Assuntos
Fusarium/isolamento & purificação , Oryza/microbiologia , Reação em Cadeia da Polimerase em Tempo Real/métodos , Sementes/microbiologia , Doenças das Plantas/microbiologia , Reprodutibilidade dos Testes , Sensibilidade e Especificidade
15.
BMC Genomics ; 17(1): 608, 2016 Aug 11.
Artigo em Inglês | MEDLINE | ID: mdl-27515776

RESUMO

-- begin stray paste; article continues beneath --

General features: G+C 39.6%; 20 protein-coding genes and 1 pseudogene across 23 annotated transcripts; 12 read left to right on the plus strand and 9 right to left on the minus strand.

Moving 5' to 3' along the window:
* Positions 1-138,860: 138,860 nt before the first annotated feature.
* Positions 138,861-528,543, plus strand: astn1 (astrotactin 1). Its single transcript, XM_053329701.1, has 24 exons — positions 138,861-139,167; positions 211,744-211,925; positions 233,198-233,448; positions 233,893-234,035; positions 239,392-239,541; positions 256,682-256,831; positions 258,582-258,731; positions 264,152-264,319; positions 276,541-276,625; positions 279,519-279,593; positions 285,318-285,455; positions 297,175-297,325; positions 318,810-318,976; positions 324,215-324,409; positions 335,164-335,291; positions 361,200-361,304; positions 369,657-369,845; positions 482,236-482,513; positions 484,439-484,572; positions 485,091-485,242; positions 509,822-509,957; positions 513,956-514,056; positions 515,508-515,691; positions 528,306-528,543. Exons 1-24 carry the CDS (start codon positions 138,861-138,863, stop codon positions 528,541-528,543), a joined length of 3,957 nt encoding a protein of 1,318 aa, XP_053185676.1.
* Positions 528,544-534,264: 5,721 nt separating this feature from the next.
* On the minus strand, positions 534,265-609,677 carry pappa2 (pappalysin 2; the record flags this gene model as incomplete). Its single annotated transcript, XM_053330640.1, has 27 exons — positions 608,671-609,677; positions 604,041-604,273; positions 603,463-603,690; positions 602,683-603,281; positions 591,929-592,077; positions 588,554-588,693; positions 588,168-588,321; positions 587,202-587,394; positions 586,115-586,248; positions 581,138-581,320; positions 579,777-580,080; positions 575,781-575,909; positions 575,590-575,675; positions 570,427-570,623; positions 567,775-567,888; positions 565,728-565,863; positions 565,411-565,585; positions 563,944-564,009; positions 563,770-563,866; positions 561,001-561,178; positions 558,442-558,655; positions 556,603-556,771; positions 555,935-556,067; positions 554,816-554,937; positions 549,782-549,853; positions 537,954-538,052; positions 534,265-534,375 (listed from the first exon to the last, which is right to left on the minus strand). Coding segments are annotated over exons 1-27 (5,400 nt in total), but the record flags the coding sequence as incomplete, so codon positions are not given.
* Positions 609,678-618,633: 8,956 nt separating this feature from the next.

BACKGROUND: Fusarium fujikuroi is the causal agent of bakanae, the most significant seed-borne disease of rice. Molecular mechanisms regulating defence responses of rice towards this fungus are not yet fully known. To identify transcriptional mechanisms underpinning rice resistance, a RNA-seq comparative transcriptome profiling was conducted on infected seedlings of selected rice genotypes at one and three weeks post germination (wpg). RESULTS: Twelve rice genotypes were screened against bakanae disease leading to the identification of Selenio and Dorella as the most resistant and susceptible cultivars, respectively. Transcriptional changes were more appreciable at 3 wpg, suggesting that this infection stage is essential to study the resistance mechanisms: 3,119 DEGs were found in Selenio and 5,095 in Dorella. PR1, germin-like proteins, glycoside hydrolases, MAP kinases, and WRKY transcriptional factors were up-regulated in the resistant genotype upon infection with F. fujikuroi. Up-regulation of chitinases and down-regulation of MAP kinases and WRKY transcriptional factors were observed in the susceptible genotype. Gene ontology (GO) enrichment analyses detected in Selenio GO terms specific to response to F. fujikuroi: 'response to chitin', 'jasmonic acid biosynthetic process', and 'plant-type hypersensitive response', while Dorella activated different mechanisms, such as 'response to salicylic acid stimulus' and 'gibberellin metabolic process', which was in agreement with the production of gibberellin A3 in Dorella plants. CONCLUSIONS: RNA-seq profiling was performed for the first time to analyse response of rice to F. fujikuroi infection. Our findings allowed the identification of genes activated in one- and three- week-old rice seedlings of two genotypes infected with F. fujikuroi. Furthermore, we found the pathways involved in bakanae resistance, such as response to chitin, JA-dependent signalling and hypersensitive response. Collectively, this provides important information to elucidate the molecular and cellular processes occurring in rice during F. fujikuroi infection and to develop bakanae resistant rice germplasm.